HIS is the worst teacher shortage for 10 years. But while much of the talk is about recruitment, in London at least, concerns over keeping existing staff are even greater.
We still attract newly qualified teachers to the capital only to lose them as soon as they decide to buy a house.
When London chief education officers met schools minister Estelle Morris last September we told her this and argued strongly for a regional retention strategy, supported by central government intervention.
Since then the Government has set up a Teacher Recruitment and Retention Unit, the Teacher Training Agency has made it easier for inner-city schools to use the graduate teacher programme and we have been promised cheap mortgages for some 3,000 teachers.
More recently, Ms Morris used her set-piece speech to the North of England conference to announce money for "golden handcuffs" for staff at the 500 secondaries with the lowest scores in the GCSE league table.
All this is welcome but it is not enough. Take the golden handcuffs: this cash was already allocated to the 500 schools from the Standards Fund for school improvement; it was not just going to be used for staff retention. Indeed, golden handcuffs may not be the best use of the cash. Recruitment of teachers is not a major issue in all 500 schools and is a bigger problem in many other schools.
The new unit will also be hampered because it does not have a budget. Housing is such a key issue that an initiative is needed on the scale of that introduced by Alan Milburn, the Secretary of State for Health. He has appointed an accommodation tsar for London's health service with a big enogh budget to make a real impact.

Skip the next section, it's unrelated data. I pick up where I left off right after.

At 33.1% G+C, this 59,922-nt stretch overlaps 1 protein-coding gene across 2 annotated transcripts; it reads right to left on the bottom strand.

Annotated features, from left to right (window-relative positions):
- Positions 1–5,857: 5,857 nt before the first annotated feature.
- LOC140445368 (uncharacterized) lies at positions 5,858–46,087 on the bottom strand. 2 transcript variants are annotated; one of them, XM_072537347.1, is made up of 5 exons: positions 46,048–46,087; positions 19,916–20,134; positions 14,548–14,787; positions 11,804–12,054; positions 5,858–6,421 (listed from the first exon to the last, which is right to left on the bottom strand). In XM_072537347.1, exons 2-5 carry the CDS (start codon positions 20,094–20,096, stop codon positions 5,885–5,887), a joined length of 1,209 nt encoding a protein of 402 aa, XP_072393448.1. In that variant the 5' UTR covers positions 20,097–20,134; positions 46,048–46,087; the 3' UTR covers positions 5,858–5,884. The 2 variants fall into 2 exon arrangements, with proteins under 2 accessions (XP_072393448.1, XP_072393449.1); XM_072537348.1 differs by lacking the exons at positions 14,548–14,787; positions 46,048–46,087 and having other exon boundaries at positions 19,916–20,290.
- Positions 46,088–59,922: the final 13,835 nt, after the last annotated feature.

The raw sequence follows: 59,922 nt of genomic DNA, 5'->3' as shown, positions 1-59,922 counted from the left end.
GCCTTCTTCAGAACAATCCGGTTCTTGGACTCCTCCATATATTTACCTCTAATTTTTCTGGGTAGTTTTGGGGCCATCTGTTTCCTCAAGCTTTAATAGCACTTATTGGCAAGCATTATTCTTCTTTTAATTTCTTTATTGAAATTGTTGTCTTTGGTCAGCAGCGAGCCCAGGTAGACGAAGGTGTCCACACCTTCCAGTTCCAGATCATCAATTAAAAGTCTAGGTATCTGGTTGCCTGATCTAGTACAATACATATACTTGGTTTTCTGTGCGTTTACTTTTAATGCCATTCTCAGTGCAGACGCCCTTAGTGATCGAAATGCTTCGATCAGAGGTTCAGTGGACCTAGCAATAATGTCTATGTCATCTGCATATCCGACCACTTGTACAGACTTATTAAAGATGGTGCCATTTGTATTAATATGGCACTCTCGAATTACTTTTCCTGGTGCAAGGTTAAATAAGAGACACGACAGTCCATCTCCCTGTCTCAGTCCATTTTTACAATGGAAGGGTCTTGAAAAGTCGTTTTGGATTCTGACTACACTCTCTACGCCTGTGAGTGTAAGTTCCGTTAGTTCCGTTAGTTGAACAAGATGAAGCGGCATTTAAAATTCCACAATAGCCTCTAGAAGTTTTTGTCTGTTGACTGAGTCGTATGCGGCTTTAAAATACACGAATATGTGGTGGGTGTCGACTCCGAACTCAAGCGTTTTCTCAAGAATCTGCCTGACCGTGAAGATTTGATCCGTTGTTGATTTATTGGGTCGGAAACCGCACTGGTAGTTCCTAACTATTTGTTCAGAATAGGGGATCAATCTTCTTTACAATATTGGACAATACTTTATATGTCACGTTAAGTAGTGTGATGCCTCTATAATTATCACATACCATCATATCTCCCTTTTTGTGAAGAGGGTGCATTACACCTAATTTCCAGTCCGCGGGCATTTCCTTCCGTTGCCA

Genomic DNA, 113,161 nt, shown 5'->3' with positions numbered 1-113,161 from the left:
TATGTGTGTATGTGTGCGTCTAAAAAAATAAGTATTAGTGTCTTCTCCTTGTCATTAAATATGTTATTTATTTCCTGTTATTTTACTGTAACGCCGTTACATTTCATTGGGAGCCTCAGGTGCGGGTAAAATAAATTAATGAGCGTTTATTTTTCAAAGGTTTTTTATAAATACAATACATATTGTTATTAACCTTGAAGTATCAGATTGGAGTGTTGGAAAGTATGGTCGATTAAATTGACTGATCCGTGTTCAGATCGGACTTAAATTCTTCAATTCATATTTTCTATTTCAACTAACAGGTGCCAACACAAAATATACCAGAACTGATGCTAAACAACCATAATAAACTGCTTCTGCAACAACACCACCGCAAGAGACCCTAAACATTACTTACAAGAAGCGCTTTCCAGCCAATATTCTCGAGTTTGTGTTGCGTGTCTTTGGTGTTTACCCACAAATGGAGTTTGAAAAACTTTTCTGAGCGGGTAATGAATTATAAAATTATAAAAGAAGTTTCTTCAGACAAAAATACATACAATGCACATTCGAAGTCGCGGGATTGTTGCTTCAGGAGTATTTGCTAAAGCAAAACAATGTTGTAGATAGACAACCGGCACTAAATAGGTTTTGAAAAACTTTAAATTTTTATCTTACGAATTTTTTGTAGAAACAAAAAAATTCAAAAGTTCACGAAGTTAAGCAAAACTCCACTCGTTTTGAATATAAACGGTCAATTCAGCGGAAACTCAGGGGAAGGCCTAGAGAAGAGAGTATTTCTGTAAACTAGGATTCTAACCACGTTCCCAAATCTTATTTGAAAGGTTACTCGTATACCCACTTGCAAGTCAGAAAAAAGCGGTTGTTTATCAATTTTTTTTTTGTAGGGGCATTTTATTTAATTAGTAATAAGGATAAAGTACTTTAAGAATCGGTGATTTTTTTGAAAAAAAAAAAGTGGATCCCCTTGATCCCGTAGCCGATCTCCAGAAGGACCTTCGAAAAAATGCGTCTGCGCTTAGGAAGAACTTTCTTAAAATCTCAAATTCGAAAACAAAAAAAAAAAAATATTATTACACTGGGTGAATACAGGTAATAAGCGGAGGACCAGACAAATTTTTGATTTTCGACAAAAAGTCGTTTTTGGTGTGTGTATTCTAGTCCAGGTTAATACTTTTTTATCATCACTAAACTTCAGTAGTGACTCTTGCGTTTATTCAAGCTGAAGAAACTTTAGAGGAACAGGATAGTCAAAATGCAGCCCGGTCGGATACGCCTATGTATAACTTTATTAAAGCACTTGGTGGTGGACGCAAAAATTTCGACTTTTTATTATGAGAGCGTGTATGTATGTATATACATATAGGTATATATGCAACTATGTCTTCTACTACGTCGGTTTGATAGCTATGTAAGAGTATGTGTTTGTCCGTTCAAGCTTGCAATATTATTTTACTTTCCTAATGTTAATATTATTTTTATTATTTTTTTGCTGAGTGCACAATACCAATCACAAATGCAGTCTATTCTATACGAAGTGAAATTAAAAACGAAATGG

I would welcome a change to the law to give equal recognition to teaching qualifications awarded in Australia and New Zealand (as we do with nationals from the European Union).
But in the long term we must make London an attractive place to teach in, where staff can afford a home.
Reports predicting an increase of a third in London weighting for teachers suggest that ministers realise this. But they must provide the cash to pay for this. If they do not, then higher pay for teachers will have to come from existing school budgets - hardly the best way to improve schools' attractiveness to potential teachers.
This term began with the National Union of Teachers threatening industrial action unless local authorities facing the worst teacher shortages put every school in their area on a 4-day week. Legal advice indicates LEAs do not have that power.
While not wishing to turn the clock back to the days before local management of schools, there is one power that I would much rather have in education authorities, which I believe would largely avert the need for short-time working. This is the power, as a last resort, to move a supply teacher from one school to another when the latter is facing a staffing crisis.
There is a need for someone to prioritise the needs of schools. The LEA is ideally placed to act in the interests of the community as a whole, rather than any individual school. Surely a little more power for LEAs is a price worth paying to prevent any child being deprived of a full-time education?
Christine Whatford is director of education in Hammersmith and Fulham